On June 20, German Field Marshal Albert Kesselring had decreed that the town was to be held at all costs to delay the Allied advance. The South Africans were not expecting any strong resistance, least of all a battalion from the Luftwaffe’s Hermann Göring Parachute-Panzer Division, which was fighting subordinate to German Army command.

To the inexperienced South Africans, the mission was initially misinterpreted and resulted in a significant measure of confusion among the advancing troops. Once it was realized that the mission encompassed not only the rail yard, an attack on the hill town was planned for June 21. 

At dawn that day the South African attack stalled in the face of well-planned heavy German artillery fire. Not realizing the German resolve to hold the town and underestimating potential resistance, it was decided that a night attack would be launched upon the arrival of the First City/Capetown Highlander Infantry Battalion. 

Unfortunately, as it turned out the Highlanders had already arrived during daylight on June 21 and had gone into the attack without proper reconnaissance or coordination. By midnight the South Africans of the battalion’s Company A were well on the way to the objective. At 1 am on June 22 it made its first contact with the enemy, which turned out to be from one of three companies of the Sturm Battalion of the Hermann Göring Division’s 3rd Regiment supported by tanks.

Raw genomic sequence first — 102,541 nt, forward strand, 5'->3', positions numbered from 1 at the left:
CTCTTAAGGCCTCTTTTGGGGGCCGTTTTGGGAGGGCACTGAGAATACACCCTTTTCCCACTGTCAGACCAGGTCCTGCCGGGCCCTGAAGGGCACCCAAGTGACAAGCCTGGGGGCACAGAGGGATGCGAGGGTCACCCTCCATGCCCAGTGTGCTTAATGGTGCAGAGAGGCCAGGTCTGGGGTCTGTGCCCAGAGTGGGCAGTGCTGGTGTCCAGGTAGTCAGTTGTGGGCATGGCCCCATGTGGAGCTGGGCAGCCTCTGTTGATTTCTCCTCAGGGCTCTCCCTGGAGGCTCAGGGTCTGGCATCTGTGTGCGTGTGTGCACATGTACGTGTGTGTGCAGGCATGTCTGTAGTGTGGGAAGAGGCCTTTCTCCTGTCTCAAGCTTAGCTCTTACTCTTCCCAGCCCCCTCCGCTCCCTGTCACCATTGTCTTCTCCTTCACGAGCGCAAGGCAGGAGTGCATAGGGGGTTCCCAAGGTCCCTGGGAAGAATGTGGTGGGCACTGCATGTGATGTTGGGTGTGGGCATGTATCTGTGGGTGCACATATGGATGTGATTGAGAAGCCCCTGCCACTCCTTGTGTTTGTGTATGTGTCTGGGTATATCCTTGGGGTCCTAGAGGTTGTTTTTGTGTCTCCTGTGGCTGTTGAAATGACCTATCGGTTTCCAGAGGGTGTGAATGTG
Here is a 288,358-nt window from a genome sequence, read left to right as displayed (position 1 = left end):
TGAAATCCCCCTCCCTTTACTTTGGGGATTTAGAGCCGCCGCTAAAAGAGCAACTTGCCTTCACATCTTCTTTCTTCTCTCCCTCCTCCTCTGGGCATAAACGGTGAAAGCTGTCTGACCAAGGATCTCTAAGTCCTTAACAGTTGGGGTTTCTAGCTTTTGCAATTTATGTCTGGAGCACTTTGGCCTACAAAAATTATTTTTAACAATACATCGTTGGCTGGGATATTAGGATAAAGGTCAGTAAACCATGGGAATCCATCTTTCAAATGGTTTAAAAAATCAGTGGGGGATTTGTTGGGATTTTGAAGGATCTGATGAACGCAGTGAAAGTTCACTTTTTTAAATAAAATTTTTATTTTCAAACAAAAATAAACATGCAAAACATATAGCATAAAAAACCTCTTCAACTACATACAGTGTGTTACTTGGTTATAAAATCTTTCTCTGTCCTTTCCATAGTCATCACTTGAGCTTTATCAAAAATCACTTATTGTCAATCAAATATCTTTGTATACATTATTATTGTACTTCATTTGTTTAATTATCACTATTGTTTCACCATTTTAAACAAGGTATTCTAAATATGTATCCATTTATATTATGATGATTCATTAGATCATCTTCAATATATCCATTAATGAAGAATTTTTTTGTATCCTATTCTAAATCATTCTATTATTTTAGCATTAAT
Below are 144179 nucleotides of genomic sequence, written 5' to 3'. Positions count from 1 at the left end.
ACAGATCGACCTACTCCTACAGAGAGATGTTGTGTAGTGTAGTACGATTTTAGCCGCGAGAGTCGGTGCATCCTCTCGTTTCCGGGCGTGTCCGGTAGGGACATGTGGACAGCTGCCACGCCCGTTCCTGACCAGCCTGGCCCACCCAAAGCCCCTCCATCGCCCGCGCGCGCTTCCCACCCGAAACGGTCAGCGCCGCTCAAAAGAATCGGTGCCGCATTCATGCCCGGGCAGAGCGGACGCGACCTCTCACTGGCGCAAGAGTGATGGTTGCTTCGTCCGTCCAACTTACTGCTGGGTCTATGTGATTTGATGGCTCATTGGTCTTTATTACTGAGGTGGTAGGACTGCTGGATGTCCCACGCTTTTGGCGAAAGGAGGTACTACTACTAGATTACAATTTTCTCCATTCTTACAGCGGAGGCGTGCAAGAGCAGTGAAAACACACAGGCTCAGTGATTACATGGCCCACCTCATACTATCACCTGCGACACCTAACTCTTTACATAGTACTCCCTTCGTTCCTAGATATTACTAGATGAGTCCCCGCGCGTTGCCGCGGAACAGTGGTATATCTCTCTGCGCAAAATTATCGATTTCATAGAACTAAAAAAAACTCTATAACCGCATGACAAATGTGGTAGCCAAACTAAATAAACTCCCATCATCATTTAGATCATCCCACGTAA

By 2:30 am Company A was in the middle of Chiusi, positioned at its theater, in a local winery, and in several buildings nearby. There the troops established a defensive perimeter and awaited reinforcements. The reinforcements, which were to be from Companies B and D, however, were blocked by the intense German artillery fire and failed to arrive. 

The Germans were not about to let the South Africans consolidate their positions in the town and early on a cold, misty dawn began to infiltrate around Company A’s positions. Enemy tanks rambled around in the town’s streets, and at about 6 pm a panzer in the town square began firing point-blank into houses and the theater occupied by the South Africans.

The theater was a special enemy target and was battered to the point where its roof collapsed. Without effective antitank weapons, the Highlanders fought back with machine guns and small arms, but ultimately to no effect. Late in the morning the embattled South Africans were forced to surrender. The losses were high for the Highlanders as 17 soldiers were killed and 27 wounded, with 75 missing—the majority of whom were captured. It was a bitter first defeat in battle for the South African troops. 

On June 26, the Royal Natal Carbineers finally wrested Chiusi from the Hermann Göring Division’s soldiers. The stout South African troops quickly recovered from their setback, however, and began moving along the north-south rail line as the Germans, having gained considerable time in defending Chiusi, also moved quickly to take advantage of their delaying action.